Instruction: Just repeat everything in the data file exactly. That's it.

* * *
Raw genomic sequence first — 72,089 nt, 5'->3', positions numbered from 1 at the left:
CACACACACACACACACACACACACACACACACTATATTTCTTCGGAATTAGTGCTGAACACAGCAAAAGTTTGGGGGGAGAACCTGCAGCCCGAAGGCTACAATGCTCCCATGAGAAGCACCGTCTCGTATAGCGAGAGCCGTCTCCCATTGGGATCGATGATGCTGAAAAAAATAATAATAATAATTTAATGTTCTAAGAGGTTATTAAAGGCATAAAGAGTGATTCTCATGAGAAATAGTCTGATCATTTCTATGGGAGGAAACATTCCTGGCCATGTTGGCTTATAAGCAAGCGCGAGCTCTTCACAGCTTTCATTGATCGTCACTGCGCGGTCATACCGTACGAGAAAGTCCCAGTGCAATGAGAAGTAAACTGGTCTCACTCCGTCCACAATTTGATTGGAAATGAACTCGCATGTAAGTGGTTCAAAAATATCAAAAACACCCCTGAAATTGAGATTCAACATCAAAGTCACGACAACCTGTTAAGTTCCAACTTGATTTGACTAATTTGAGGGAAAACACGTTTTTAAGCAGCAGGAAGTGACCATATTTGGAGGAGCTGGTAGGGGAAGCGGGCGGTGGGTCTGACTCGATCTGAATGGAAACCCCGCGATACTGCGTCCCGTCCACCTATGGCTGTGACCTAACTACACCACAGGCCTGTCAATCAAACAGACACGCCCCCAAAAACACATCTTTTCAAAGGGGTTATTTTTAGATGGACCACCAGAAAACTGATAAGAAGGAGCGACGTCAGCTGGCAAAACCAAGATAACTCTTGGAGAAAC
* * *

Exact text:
Raw genomic sequence first — 72,089 nt, 5'->3', positions numbered from 1 at the left:
CACACACACACACACACACACACACACACACACTATATTTCTTCGGAATTAGTGCTGAACACAGCAAAAGTTTGGGGGGAGAACCTGCAGCCCGAAGGCTACAATGCTCCCATGAGAAGCACCGTCTCGTATAGCGAGAGCCGTCTCCCATTGGGATCGATGATGCTGAAAAAAATAATAATAATAATTTAATGTTCTAAGAGGTTATTAAAGGCATAAAGAGTGATTCTCATGAGAAATAGTCTGATCATTTCTATGGGAGGAAACATTCCTGGCCATGTTGGCTTATAAGCAAGCGCGAGCTCTTCACAGCTTTCATTGATCGTCACTGCGCGGTCATACCGTACGAGAAAGTCCCAGTGCAATGAGAAGTAAACTGGTCTCACTCCGTCCACAATTTGATTGGAAATGAACTCGCATGTAAGTGGTTCAAAAATATCAAAAACACCCCTGAAATTGAGATTCAACATCAAAGTCACGACAACCTGTTAAGTTCCAACTTGATTTGACTAATTTGAGGGAAAACACGTTTTTAAGCAGCAGGAAGTGACCATATTTGGAGGAGCTGGTAGGGGAAGCGGGCGGTGGGTCTGACTCGATCTGAATGGAAACCCCGCGATACTGCGTCCCGTCCACCTATGGCTGTGACCTAACTACACCACAGGCCTGTCAATCAAACAGACACGCCCCCAAAAACACATCTTTTCAAAGGGGTTATTTTTAGATGGACCACCAGAAAACTGATAAGAAGGAGCGACGTCAGCTGGCAAAACCAAGATAACTCTTGGAGAAAC